Storylines for the Longhorns as they face New Mexico on Saturday:
1. Rushing attack
For all the talk about getting the ball downfield and explosive plays in the passing game, the run game might be the key to a convincing victory for Texas. In Mack Brown’s tenure, when the Longhorns out-rush their opponents by 200 or more yards they are 35-0. When they are out-rushed they are 21-31.
New Mexico is a team that almost exclusively runs the ball. The Lobos had just 10 pass attempts in Week 1. They rushed for 327 yards.
Now while it might seem that Texas is set up to get out-rushed, that might not be the case. The Lobos allowed 247 rushing yards per game last season, 119th out of 120 FBS teams. What’s more, from 2009 to 2011 New Mexico allowed 107 rushing touchdowns. That's six more than any other FBS team in that span.
Look for Texas to be more aggressive in going after the ball in the runners’ hands. The Longhorns failed to gain a fumble in the opener, and that has been a point of emphasis throughout practice this week. With New Mexico willing to pitch the ball, Texas should get the opportunity to disrupt some of the exchanges.
3. Kicking game
Anthony Fera is doubtful for Texas. And Brown seems to be doubting Nick Jordan. There is good reason for that. Jordan, a freshman, missed on field goals of 44 and 46 yards in the opener. There was also a missed extra point, but that had more to do with the snap and hold than the kick.
Brown opened up the competition for kicker this week. Nick Rose, who handled the kickoffs against Wyoming, is battling Jordan. Rose has been kicking for just two years but showed he had a powerful leg against the Cowboys.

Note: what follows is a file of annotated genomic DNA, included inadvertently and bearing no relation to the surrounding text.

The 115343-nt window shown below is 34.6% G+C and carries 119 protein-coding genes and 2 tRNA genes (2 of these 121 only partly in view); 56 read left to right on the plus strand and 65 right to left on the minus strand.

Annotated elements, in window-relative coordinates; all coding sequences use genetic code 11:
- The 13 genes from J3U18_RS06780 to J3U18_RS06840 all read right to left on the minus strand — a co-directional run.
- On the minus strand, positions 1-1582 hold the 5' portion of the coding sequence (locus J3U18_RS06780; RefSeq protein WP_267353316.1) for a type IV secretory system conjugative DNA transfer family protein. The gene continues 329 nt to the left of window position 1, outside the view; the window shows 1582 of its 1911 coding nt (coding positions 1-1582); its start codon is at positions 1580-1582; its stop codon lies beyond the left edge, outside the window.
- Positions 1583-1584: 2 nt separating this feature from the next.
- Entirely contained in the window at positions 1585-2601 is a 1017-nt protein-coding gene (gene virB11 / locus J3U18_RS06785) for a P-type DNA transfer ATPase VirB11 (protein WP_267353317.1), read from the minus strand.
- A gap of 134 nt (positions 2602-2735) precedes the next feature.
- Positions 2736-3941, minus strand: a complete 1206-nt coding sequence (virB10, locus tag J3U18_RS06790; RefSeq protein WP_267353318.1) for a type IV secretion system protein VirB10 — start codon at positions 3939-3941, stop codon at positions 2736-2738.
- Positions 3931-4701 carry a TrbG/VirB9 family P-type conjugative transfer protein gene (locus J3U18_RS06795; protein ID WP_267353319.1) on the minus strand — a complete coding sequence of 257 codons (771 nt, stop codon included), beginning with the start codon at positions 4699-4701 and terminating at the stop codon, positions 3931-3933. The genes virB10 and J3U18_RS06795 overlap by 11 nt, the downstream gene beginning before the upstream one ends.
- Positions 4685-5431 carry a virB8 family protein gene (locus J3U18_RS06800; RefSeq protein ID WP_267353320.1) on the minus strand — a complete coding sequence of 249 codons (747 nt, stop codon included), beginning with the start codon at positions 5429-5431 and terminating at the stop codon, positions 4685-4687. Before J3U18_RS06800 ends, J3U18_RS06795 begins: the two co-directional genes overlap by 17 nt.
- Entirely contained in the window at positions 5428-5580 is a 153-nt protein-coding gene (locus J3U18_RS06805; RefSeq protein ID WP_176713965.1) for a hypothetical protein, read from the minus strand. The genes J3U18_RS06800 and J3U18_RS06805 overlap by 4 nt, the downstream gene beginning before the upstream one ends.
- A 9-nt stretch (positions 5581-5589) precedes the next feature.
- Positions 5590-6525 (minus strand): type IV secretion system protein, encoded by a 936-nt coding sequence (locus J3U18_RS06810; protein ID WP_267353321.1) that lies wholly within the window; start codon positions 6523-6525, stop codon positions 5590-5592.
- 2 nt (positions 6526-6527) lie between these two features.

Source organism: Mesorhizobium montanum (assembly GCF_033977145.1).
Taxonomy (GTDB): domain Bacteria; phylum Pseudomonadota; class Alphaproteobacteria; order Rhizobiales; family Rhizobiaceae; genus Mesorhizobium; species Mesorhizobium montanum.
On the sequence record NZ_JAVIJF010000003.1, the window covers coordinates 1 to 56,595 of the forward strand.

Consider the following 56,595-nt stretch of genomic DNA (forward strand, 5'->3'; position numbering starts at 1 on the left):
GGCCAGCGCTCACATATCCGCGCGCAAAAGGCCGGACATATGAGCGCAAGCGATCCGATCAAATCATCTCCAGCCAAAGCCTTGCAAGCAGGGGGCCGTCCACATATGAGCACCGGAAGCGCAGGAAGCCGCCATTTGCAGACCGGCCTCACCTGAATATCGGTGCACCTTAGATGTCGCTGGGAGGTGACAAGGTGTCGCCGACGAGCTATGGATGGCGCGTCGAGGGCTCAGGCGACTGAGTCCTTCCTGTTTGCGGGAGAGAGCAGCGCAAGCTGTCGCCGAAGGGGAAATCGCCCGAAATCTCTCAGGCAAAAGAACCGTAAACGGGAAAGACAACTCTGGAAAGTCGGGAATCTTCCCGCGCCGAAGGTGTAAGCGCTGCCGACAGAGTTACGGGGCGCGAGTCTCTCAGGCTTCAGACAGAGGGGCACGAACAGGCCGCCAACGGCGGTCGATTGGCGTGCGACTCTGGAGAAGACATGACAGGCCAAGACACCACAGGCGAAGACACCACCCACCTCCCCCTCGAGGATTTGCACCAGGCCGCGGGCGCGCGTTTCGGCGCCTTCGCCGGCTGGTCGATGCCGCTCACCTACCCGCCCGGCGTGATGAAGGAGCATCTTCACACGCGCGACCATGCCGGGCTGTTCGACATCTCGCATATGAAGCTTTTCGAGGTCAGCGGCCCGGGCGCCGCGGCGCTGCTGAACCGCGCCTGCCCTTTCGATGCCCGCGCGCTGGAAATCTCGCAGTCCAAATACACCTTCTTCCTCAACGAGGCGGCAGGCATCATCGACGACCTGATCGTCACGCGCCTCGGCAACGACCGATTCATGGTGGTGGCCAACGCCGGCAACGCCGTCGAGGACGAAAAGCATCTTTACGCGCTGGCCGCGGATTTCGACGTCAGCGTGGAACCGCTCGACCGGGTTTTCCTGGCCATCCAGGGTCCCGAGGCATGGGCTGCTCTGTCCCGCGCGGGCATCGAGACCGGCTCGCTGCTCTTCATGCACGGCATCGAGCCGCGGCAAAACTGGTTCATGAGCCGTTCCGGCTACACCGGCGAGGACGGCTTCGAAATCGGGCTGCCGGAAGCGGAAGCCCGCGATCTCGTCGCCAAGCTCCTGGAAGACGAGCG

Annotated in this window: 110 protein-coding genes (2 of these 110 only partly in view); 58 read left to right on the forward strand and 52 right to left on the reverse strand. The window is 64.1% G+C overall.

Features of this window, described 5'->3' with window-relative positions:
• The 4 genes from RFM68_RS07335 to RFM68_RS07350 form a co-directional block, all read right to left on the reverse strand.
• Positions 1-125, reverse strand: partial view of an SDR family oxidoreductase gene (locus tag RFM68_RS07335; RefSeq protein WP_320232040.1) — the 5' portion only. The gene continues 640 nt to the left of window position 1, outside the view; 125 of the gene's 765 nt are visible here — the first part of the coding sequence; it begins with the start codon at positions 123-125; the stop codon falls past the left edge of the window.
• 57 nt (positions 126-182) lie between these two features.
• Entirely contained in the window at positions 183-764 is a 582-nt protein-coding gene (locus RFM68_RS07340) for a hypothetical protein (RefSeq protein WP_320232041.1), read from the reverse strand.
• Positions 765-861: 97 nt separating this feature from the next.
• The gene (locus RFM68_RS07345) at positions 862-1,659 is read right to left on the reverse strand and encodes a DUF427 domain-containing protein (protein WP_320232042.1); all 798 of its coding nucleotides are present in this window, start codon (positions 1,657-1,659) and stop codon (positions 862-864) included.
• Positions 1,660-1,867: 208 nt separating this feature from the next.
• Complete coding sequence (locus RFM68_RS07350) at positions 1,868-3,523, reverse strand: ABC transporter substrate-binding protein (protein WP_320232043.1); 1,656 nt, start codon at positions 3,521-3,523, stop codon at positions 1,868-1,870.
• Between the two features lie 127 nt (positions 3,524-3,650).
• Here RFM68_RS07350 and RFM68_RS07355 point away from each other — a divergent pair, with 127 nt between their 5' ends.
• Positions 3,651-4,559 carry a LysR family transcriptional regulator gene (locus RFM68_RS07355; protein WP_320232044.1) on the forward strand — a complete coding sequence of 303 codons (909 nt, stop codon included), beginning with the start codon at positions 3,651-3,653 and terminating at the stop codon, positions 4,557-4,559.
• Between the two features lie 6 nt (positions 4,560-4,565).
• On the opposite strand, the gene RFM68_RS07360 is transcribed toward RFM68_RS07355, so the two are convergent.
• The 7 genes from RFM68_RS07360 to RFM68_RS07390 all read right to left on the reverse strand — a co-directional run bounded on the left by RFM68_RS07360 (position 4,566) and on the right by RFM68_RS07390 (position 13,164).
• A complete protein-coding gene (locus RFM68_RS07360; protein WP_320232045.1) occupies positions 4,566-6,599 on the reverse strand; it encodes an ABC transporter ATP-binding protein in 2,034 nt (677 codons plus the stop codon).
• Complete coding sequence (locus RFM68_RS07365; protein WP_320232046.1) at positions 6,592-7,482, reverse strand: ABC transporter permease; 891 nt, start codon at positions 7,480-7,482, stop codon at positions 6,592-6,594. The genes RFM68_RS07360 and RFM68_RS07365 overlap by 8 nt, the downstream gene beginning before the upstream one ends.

This game should not come down to a crucial field goal, but Texas would like to find a reliable kicker in case Fera’s leg injury lingers into the start of the Big 12 season.
4. Communication breakdowns
New Mexico’s offense forces a defense to be sound in its assignments and to be able to communicate the calls on each play. That was a problem for Texas against Wyoming. So too was the youth at linebacker when it came to communicating. This week Texas has worked to get that fixed.
"When I was younger I didn’t talk confidently and loud because when you talk loudly you’re confident," said safety Kenny Vaccaro. "You know what you’re doing. So basically, we need to be loud. And make sure our hand signals are right. We’ve got it. It will be fine."
5. Tackling dummies
In the wake of allowing an 82-yard pass play that could have been stopped for 10 yards or fewer with sound tackling, the Longhorns have put more emphasis on wrapping up this week. New Mexico’s runners do have the ability to shed the initial contact, so what Texas wants is for the play to be strung out so that the tacklers can be in place. Or for the player who makes initial contact to slow the runner enough that another defender can arrive and finish off the tackle.